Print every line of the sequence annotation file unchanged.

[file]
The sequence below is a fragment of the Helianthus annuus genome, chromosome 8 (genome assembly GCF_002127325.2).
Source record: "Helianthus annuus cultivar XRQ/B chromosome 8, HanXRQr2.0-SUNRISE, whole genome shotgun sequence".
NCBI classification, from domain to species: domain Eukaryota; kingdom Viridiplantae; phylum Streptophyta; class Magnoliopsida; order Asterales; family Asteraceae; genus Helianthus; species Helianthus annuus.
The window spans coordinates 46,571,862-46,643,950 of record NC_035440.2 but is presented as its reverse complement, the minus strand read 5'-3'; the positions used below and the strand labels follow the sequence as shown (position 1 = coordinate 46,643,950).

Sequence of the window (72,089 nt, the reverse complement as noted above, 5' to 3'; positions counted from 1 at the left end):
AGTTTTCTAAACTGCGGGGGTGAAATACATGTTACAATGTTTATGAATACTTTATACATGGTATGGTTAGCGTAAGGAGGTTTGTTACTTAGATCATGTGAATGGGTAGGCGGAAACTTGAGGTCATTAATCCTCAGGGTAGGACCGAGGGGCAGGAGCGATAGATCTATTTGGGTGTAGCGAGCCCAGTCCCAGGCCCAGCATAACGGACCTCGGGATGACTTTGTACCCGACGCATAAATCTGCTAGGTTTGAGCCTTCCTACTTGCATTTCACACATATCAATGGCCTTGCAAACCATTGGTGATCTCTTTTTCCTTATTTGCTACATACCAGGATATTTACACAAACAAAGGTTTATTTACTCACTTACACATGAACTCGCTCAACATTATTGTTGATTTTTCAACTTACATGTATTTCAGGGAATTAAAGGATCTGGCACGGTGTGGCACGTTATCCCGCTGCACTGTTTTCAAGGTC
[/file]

The sequence below is a fragment of the Helianthus annuus genome, chromosome 8 (genome assembly GCF_002127325.2).
Source record: "Helianthus annuus cultivar XRQ/B chromosome 8, HanXRQr2.0-SUNRISE, whole genome shotgun sequence".
NCBI classification, from domain to species: domain Eukaryota; kingdom Viridiplantae; phylum Streptophyta; class Magnoliopsida; order Asterales; family Asteraceae; genus Helianthus; species Helianthus annuus.
The window spans coordinates 46,571,862-46,643,950 of record NC_035440.2 but is presented as its reverse complement, the minus strand read 5'-3'; the positions used below and the strand labels follow the sequence as shown (position 1 = coordinate 46,643,950).

Sequence of the window (72,089 nt, the reverse complement as noted above, 5' to 3'; positions counted from 1 at the left end):
AGTTTTCTAAACTGCGGGGGTGAAATACATGTTACAATGTTTATGAATACTTTATACATGGTATGGTTAGCGTAAGGAGGTTTGTTACTTAGATCATGTGAATGGGTAGGCGGAAACTTGAGGTCATTAATCCTCAGGGTAGGACCGAGGGGCAGGAGCGATAGATCTATTTGGGTGTAGCGAGCCCAGTCCCAGGCCCAGCATAACGGACCTCGGGATGACTTTGTACCCGACGCATAAATCTGCTAGGTTTGAGCCTTCCTACTTGCATTTCACACATATCAATGGCCTTGCAAACCATTGGTGATCTCTTTTTCCTTATTTGCTACATACCAGGATATTTACACAAACAAAGGTTTATTTACTCACTTACACATGAACTCGCTCAACATTATTGTTGATTTTTCAACTTACATGTATTTCAGGGAATTAAAGGATCTGGCACGGTGTGGCACGTTATCCCGCTGCACTGTTTTCAAGGTC